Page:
I love to write, I need to write… but at the same time, I am afraid of publishers and editors and agents. Not so much about rejection letters or working with them, but sending my work to them. I know it must sound weird, or maybe not. How did you cope with it when you sent Graceling away? Was it really hard to let your creation out of your hands?
My dear aspiring writer: I am leaning out of my computer and giving you a hug.
I think I understand what you’re saying on a visceral level. And I mean literally on a visceral level, because shortly after I signed with my agent, right about the time she started sending my manuscript out to editors, I developed heart palpitations — weird, fluttery, uneven heartbeats — that sent me to a cardiologist because I was scared that I must be dying! I wasn’t dying. In fact, it turns out that all I was was scared — so scared, in fact, that my anxiety chemicals were playing around with my heartbeats.
It was crazy hard to let Graceling out of my hands. And fear has played a starring role in my life since I did so. Along with all of the other emotions — joy when I got a deal, pride with every completed round of revisions, excitement at seeing my book cover for the first time or reading a good review or holding Graceling in book form in my hands — fear has always been present.
It comes from a lot of places. Some of it simply comes from your life changing. Change is hard and scary, even “good” change, the kind that looks to outsiders as if it should be easy and feel great. “Your book is doing well? Wow, you must be so happy!” When actually, sometimes, I can’t tell if I’m happy, because everything’s spinning so fast that I feel like I’m about to whirl right off the earth.
Fear also comes from realizing that you are not in control, and I think that might be, partly, at least, where your question is coming from. When you let go of your manuscript and send it out into the world, it’s no longer completely yours anymore, and you’re not in control of what happens to it. It’s vulnerable, away from its parent, fending for itself. The thing is, your manuscript contains a little bit of your soul, and when you send it out away from yourself, it kind of feels like you’re throwing your soul to the wolves! Once your book is out there meeting people, people will criticize it and interpret it however they like. IT STOPS BEING YOURS.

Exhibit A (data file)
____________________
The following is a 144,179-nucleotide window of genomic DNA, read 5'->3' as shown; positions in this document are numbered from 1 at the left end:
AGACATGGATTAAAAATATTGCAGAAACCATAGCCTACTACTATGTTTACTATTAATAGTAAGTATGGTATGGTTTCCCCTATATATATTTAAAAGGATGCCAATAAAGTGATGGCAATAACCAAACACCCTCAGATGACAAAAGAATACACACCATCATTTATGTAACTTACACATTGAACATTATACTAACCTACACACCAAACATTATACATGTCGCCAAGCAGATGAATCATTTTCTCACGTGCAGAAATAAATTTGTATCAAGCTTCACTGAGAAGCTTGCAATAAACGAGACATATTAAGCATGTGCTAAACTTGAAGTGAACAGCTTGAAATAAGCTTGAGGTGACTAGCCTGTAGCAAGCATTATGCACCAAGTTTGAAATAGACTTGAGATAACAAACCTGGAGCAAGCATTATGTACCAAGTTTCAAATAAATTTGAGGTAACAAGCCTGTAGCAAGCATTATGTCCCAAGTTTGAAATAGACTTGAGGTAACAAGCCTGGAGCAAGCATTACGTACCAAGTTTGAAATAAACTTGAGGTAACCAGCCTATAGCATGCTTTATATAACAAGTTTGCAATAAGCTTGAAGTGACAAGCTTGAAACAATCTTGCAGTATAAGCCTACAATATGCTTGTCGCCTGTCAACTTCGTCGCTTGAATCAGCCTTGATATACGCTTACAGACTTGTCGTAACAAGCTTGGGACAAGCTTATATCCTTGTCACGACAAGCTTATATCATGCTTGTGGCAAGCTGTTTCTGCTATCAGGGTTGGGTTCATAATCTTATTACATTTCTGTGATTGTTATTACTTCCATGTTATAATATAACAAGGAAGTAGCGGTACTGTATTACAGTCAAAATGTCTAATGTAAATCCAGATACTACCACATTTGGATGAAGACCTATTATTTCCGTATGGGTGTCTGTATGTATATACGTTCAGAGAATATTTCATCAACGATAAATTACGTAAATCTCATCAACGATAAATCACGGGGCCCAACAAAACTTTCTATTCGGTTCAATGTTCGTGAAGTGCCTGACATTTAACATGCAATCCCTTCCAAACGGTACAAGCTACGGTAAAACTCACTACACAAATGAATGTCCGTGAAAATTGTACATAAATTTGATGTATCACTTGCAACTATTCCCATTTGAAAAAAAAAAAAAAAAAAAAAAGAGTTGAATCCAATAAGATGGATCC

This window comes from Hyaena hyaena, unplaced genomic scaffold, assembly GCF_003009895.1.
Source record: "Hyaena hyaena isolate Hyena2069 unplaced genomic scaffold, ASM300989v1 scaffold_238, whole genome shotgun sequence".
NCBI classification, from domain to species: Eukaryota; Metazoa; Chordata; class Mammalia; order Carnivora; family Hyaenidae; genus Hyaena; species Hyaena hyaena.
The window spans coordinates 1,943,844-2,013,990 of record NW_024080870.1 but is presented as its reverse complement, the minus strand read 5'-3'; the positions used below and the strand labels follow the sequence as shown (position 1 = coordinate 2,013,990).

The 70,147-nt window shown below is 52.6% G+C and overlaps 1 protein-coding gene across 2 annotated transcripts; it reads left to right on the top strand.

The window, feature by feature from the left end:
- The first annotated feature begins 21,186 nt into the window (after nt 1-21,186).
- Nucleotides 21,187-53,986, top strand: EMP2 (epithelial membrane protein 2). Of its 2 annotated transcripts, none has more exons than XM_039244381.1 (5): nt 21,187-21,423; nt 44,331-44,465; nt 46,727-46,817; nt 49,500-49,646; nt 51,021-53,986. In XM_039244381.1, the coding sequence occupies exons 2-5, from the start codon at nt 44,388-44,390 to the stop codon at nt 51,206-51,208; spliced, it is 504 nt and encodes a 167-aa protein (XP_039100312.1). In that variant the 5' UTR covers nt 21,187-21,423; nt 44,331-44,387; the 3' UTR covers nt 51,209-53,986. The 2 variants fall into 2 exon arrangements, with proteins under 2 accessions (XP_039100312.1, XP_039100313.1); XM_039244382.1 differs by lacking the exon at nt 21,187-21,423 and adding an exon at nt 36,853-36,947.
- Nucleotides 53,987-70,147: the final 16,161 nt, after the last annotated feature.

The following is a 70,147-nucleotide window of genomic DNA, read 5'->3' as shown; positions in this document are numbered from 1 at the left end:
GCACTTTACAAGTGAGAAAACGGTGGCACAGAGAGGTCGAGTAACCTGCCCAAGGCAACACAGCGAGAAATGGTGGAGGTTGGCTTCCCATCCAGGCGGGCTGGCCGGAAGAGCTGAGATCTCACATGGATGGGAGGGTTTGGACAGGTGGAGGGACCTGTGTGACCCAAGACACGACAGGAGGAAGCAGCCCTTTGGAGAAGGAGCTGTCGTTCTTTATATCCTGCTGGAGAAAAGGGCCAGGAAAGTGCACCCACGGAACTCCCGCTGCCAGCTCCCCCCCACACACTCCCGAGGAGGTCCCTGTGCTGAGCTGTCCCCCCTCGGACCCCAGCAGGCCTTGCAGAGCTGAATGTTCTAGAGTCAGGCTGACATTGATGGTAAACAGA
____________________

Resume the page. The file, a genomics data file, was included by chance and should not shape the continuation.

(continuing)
Except that the thing is, it never actually stops being yours. It will always be yours, first and last, yours. It’s just that it will be other people’s, too, but in completely unexpected ways, ways you never imagined. People who are the last people you ever pictured reading your book will tell you that your book affected them. And one of the most amazing things for me about Graceling being in the world is having people see things in it that I never even meant to put in it. They say it like, “Oh, it’s neat how you connected Theme X with Theme Y in this scene! Good work!” And I’m like, “I did? Oh my God, you’re right! I did! Look at that! How did that happen?” ;o)
The work of writing is very, very different from the work of getting and being published. They are two separate jobs completely. I’m only at the beginning of learning how to add the job of letting my books go to the job of writing the books in the first place. It’s been quite a whirlwind, it’s been one of the most terrifying things I’ve ever done, it’s sent me to cardiologists. In the beginning, I floundered a lot, and sometimes coped badly. But you know what? I’m still writing. And I’m alive! Letting my books go hasn’t killed me! Not only that, but I’ve done some serious adjusting. Some things that freaked me out a year ago barely faze me now (thank goodness, because it sure is exhausting to freak out on an hourly basis). And I hardly ever get weird fluttery heart palpitations now! (Maybe now and then, like when I get asked to make speeches AND have been drinking too much tea. ^_^)
Have I answered the question you asked? Letting my manuscript go was, and continues to be, hard. But for me, at least, what it led to was a better manuscript, from all the feedback. It led to experiences from which I have learned exponentially — about myself, about business, about readers, about the world. And it also led to the ride of my life. :o)
One thing I want to add, though: I’m not saying you have to let your manuscript go NOW, or even SOON. I waited until I felt like I was ready; until I was ready to take the risk. I can’t say what “ready” feels like — I expect it feels different for different people — and it DEFINITELY doesn’t feel like success is assured. “Ready” always contains a little bit of “OMG I AM SO NOT READY.” But it also contains enough “I am ready” for you to be ready.
Oh, good lord. That paragraph was meant to be helpful, I swear. Here, read this poem by Anaïs Nin:
And then the day came,
when the risk
to remain tight
in a bud
was more painful
than the risk
If I somehow managed, in my blathering way, to sidestep what you were really asking, please tell me!
And if anyone has comments or questions to add, please do so!
Happy Thursday, everyone.